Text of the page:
Kenny denies row with Labour Party
Published 18/02/2011 | 16:36
Fine Gael leader Enda Kenny has denied his party is embroiled in a divisive row with potential coalition partners Labour.
Amid fallout over stealth taxes, Mr Kenny was also forced to try to repair damage done to his relations with the country's top trade unionists.
Mr Kenny, campaigning in Cork, apologised to the boss of Congress, David Begg, after the Fine Gael website labelled trade unions one of the big vested interests to blame for the current economic crisis.
"I'm sorry if David Begg is offended," he said.
Mr Kenny insisted the reference, which lumped the unions in with bankers, bondholders and developers, had not been included in the party manifesto.
Siptu general president Jack O'Connor, who earlier this week claimed a Fine Gael government was a recipe for disaster, said he was not surprised by the comments on the party website.
The dispute with the umbrella trade union group could do further damage to relations with Labour, already soured by tit-for-tat attacks on both parties' economic plans.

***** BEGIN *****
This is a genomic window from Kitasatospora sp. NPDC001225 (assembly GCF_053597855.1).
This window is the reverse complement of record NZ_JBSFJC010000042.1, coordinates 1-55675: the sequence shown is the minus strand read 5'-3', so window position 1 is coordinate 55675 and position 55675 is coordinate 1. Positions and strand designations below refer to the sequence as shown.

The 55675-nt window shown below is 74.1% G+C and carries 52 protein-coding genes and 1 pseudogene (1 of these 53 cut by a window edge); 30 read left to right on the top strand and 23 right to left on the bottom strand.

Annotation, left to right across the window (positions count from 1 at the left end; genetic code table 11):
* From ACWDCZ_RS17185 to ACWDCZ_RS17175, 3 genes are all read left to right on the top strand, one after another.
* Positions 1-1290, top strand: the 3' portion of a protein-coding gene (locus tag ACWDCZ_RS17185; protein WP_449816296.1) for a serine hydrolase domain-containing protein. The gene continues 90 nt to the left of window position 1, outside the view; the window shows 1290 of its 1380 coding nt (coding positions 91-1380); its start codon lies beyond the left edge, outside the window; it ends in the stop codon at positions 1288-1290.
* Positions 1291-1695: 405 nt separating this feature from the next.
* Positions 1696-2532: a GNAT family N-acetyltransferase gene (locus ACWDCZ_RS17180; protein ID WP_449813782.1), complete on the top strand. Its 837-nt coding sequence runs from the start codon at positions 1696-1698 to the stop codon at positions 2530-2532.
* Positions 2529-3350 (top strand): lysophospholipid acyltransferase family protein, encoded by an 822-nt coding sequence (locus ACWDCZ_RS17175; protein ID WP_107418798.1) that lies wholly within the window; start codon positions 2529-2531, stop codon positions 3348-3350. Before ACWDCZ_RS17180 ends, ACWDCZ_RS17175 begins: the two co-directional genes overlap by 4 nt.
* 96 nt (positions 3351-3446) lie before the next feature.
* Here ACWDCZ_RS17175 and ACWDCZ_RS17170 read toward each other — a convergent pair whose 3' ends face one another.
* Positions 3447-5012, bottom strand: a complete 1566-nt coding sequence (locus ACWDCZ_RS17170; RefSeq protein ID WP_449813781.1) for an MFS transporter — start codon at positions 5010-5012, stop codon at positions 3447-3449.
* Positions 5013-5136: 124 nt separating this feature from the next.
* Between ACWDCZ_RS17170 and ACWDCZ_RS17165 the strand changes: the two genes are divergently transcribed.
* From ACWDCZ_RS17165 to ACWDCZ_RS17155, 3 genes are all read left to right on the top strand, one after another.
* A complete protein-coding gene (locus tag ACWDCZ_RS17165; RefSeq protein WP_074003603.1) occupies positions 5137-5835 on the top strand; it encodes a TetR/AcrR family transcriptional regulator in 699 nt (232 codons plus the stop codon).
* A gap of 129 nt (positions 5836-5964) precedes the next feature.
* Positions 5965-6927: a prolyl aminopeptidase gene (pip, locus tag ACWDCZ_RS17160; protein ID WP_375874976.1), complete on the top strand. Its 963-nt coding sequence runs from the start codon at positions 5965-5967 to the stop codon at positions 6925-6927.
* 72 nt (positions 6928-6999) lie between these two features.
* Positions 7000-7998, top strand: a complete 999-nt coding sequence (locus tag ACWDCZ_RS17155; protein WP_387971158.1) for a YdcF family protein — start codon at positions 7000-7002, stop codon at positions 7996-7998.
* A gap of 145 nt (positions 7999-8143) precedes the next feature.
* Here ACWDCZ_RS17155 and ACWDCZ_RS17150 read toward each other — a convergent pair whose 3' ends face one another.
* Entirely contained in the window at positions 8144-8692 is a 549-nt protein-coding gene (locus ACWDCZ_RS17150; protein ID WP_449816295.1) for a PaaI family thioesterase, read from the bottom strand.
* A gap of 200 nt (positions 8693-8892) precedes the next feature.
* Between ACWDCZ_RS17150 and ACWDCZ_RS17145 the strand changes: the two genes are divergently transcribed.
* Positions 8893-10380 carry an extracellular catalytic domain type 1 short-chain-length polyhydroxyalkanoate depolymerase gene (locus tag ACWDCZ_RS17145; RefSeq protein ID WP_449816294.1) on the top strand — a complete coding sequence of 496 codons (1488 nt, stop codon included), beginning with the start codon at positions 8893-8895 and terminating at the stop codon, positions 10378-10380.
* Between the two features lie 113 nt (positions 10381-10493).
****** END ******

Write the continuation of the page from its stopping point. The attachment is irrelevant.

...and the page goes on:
But Mr Kenny insisted he was not getting involved in a war of words with his closest political rivals and was focused on the electorate.
"I'm not having a row with the Labour Party," he said.
"My comments and conversations with the Irish people - there's something much more than bickering involved here.
"If the Labour Party wants to take sniping shots at Fine Gael from the sidelines, I'm far more interested in listening to the people."
Mr Kenny said a letter should have been sent to Congress chief Mr Begg explaining the website remarks.
The Fine Gael leader refused to say whether the tax row with Labour would increase pressure during possible negotiations on a programme for government.
The two parties are first and second in the polls with some experts predicting single party control for Fine Gael if it can draw on support from some independents.
The two parties fired broadsides at one another yesterday with claims that Labour would hit households for another 1,300 euro in tax each year and Fine Gael 1,000 euro. Labour has also been using newspapers adverts to attack Fine Gael.